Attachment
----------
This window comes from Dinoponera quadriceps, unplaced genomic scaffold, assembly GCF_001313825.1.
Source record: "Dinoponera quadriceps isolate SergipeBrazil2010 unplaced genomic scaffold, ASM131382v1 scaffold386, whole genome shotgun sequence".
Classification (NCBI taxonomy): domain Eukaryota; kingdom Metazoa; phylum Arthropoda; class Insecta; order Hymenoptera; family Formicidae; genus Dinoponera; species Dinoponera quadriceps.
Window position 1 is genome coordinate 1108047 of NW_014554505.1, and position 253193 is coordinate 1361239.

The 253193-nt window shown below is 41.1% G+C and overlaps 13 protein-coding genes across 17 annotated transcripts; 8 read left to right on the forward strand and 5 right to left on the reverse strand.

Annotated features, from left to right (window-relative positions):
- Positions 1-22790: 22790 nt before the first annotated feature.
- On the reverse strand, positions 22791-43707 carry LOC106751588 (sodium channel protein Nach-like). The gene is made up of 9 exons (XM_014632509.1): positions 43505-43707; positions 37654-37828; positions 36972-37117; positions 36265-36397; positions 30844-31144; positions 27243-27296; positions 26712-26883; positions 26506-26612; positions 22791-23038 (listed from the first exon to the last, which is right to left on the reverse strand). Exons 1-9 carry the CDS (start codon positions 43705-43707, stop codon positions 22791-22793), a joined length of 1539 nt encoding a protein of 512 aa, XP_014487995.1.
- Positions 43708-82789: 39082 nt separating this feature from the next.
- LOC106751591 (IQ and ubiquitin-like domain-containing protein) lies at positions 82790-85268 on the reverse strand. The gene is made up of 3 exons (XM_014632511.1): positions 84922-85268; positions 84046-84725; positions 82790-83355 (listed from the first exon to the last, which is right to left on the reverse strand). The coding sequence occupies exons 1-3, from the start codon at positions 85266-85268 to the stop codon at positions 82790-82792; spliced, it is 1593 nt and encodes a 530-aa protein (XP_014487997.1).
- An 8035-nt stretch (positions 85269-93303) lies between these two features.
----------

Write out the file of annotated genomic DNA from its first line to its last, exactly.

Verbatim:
This window comes from Dinoponera quadriceps, unplaced genomic scaffold, assembly GCF_001313825.1.
Source record: "Dinoponera quadriceps isolate SergipeBrazil2010 unplaced genomic scaffold, ASM131382v1 scaffold386, whole genome shotgun sequence".
Classification (NCBI taxonomy): domain Eukaryota; kingdom Metazoa; phylum Arthropoda; class Insecta; order Hymenoptera; family Formicidae; genus Dinoponera; species Dinoponera quadriceps.
Window position 1 is genome coordinate 1108047 of NW_014554505.1, and position 253193 is coordinate 1361239.

The 253193-nt window shown below is 41.1% G+C and overlaps 13 protein-coding genes across 17 annotated transcripts; 8 read left to right on the forward strand and 5 right to left on the reverse strand.

Annotated features, from left to right (window-relative positions):
- Positions 1-22790: 22790 nt before the first annotated feature.
- On the reverse strand, positions 22791-43707 carry LOC106751588 (sodium channel protein Nach-like). The gene is made up of 9 exons (XM_014632509.1): positions 43505-43707; positions 37654-37828; positions 36972-37117; positions 36265-36397; positions 30844-31144; positions 27243-27296; positions 26712-26883; positions 26506-26612; positions 22791-23038 (listed from the first exon to the last, which is right to left on the reverse strand). Exons 1-9 carry the CDS (start codon positions 43705-43707, stop codon positions 22791-22793), a joined length of 1539 nt encoding a protein of 512 aa, XP_014487995.1.
- Positions 43708-82789: 39082 nt separating this feature from the next.
- LOC106751591 (IQ and ubiquitin-like domain-containing protein) lies at positions 82790-85268 on the reverse strand. The gene is made up of 3 exons (XM_014632511.1): positions 84922-85268; positions 84046-84725; positions 82790-83355 (listed from the first exon to the last, which is right to left on the reverse strand). The coding sequence occupies exons 1-3, from the start codon at positions 85266-85268 to the stop codon at positions 82790-82792; spliced, it is 1593 nt and encodes a 530-aa protein (XP_014487997.1).
- An 8035-nt stretch (positions 85269-93303) lies between these two features.